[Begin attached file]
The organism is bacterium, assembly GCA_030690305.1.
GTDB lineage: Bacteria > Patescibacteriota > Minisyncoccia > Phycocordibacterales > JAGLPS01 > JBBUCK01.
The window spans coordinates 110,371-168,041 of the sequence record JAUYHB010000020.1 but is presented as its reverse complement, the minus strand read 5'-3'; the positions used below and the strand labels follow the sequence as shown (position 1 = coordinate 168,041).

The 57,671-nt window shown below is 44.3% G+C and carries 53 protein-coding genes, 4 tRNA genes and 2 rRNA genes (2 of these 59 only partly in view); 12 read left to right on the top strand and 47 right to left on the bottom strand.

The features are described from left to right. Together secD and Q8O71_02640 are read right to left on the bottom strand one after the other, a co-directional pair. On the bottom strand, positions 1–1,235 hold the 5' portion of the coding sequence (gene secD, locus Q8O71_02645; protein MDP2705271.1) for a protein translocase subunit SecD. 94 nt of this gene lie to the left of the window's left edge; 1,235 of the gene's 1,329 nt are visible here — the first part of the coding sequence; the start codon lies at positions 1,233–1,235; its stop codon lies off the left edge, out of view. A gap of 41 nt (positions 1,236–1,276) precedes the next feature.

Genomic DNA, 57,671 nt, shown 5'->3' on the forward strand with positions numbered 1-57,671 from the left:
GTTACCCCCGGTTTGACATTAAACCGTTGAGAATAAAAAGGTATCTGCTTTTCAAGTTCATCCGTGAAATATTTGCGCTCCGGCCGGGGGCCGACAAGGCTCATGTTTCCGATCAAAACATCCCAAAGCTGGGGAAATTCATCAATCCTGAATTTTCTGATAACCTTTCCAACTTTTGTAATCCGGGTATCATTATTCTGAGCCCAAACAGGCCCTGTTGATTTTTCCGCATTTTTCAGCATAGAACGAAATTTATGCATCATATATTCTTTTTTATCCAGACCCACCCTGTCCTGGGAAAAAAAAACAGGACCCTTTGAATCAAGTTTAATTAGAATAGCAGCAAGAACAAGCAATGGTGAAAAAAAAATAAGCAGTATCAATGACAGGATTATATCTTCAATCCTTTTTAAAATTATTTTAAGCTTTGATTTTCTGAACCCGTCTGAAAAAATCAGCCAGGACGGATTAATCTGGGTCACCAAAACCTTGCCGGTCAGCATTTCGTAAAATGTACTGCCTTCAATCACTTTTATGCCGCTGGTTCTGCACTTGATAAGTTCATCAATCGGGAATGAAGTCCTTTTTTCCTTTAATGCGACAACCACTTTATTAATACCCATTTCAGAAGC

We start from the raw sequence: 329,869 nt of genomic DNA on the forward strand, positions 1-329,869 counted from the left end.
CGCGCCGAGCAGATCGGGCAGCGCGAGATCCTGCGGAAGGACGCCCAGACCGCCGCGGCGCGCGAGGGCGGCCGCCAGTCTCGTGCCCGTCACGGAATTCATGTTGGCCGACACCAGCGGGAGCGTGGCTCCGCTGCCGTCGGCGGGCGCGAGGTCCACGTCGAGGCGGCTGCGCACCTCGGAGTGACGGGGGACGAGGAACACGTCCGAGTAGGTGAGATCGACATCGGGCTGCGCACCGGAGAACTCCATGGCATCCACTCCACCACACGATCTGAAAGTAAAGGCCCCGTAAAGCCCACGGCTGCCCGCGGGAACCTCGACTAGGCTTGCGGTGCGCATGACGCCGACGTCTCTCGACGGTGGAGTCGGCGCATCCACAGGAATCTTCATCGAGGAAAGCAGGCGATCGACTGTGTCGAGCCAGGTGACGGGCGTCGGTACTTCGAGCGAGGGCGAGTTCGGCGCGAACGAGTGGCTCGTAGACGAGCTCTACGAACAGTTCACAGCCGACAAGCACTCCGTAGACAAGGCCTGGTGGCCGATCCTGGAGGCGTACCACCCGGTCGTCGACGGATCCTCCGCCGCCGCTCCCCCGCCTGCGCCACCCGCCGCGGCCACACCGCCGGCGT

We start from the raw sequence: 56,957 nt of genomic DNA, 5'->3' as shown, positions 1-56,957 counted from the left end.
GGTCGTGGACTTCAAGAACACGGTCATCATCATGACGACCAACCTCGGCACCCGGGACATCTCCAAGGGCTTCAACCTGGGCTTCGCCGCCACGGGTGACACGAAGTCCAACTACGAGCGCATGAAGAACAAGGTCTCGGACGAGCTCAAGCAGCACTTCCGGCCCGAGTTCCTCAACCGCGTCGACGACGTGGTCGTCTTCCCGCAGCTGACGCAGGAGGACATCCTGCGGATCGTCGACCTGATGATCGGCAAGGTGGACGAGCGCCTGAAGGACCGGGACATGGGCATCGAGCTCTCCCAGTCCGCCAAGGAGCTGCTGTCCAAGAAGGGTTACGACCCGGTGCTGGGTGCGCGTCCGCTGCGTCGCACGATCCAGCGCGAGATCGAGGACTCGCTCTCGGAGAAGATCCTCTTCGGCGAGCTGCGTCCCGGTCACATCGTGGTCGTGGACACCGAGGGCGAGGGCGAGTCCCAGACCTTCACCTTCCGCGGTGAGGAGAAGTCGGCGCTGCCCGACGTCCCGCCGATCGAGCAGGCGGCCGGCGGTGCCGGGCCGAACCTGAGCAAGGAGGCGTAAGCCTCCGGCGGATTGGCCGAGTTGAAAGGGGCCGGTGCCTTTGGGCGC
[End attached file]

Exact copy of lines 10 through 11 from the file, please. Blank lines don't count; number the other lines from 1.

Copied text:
We start from the raw sequence: 56,957 nt of genomic DNA, 5'->3' as shown, positions 1-56,957 counted from the left end.
GGTCGTGGACTTCAAGAACACGGTCATCATCATGACGACCAACCTCGGCACCCGGGACATCTCCAAGGGCTTCAACCTGGGCTTCGCCGCCACGGGTGACACGAAGTCCAACTACGAGCGCATGAAGAACAAGGTCTCGGACGAGCTCAAGCAGCACTTCCGGCCCGAGTTCCTCAACCGCGTCGACGACGTGGTCGTCTTCCCGCAGCTGACGCAGGAGGACATCCTGCGGATCGTCGACCTGATGATCGGCAAGGTGGACGAGCGCCTGAAGGACCGGGACATGGGCATCGAGCTCTCCCAGTCCGCCAAGGAGCTGCTGTCCAAGAAGGGTTACGACCCGGTGCTGGGTGCGCGTCCGCTGCGTCGCACGATCCAGCGCGAGATCGAGGACTCGCTCTCGGAGAAGATCCTCTTCGGCGAGCTGCGTCCCGGTCACATCGTGGTCGTGGACACCGAGGGCGAGGGCGAGTCCCAGACCTTCACCTTCCGCGGTGAGGAGAAGTCGGCGCTGCCCGACGTCCCGCCGATCGAGCAGGCGGCCGGCGGTGCCGGGCCGAACCTGAGCAAGGAGGCGTAAGCCTCCGGCGGATTGGCCGAGTTGAAAGGGGCCGGTGCCTTTGGGCGC